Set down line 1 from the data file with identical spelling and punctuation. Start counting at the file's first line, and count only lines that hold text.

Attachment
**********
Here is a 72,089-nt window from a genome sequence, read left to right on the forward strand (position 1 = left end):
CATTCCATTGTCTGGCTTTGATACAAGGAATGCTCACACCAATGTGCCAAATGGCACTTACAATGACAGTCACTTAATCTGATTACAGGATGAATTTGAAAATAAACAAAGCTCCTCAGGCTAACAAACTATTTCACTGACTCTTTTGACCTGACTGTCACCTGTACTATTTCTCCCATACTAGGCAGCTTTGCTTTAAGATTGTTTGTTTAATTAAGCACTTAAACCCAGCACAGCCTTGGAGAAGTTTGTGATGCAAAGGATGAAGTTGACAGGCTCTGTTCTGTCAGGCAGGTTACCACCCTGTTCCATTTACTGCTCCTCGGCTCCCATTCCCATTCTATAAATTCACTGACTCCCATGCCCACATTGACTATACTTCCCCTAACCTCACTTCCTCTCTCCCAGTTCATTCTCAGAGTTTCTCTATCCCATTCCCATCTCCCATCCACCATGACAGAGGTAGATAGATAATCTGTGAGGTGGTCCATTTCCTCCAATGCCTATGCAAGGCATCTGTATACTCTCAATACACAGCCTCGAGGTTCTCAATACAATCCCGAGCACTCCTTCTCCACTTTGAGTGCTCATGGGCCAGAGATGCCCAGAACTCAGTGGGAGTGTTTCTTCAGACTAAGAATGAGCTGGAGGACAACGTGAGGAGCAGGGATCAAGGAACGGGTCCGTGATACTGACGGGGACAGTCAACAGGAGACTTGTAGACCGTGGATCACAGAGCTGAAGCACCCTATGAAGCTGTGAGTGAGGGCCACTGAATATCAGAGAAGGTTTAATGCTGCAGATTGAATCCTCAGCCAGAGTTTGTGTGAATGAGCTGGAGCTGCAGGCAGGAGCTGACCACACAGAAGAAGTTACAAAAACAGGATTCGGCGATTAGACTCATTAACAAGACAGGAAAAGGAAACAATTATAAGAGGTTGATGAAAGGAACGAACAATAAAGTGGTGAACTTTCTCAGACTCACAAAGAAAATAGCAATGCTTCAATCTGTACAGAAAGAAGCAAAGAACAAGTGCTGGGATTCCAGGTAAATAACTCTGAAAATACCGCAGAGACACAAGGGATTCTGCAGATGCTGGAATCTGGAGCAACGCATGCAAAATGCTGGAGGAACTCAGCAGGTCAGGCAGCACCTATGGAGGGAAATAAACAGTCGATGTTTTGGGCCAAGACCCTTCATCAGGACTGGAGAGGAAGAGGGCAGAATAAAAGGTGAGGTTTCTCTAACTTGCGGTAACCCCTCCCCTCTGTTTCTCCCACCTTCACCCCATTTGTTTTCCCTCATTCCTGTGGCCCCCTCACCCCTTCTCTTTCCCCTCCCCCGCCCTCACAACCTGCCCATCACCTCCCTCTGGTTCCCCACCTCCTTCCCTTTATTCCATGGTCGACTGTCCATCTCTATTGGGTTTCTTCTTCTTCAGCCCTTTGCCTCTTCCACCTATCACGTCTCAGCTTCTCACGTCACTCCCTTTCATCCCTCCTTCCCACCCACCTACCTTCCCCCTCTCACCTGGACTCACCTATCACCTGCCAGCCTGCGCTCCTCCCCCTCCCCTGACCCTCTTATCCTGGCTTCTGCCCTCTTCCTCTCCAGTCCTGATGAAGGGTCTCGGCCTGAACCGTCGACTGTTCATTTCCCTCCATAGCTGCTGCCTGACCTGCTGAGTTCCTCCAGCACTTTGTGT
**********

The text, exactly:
Here is a 72,089-nt window from a genome sequence, read left to right on the forward strand (position 1 = left end):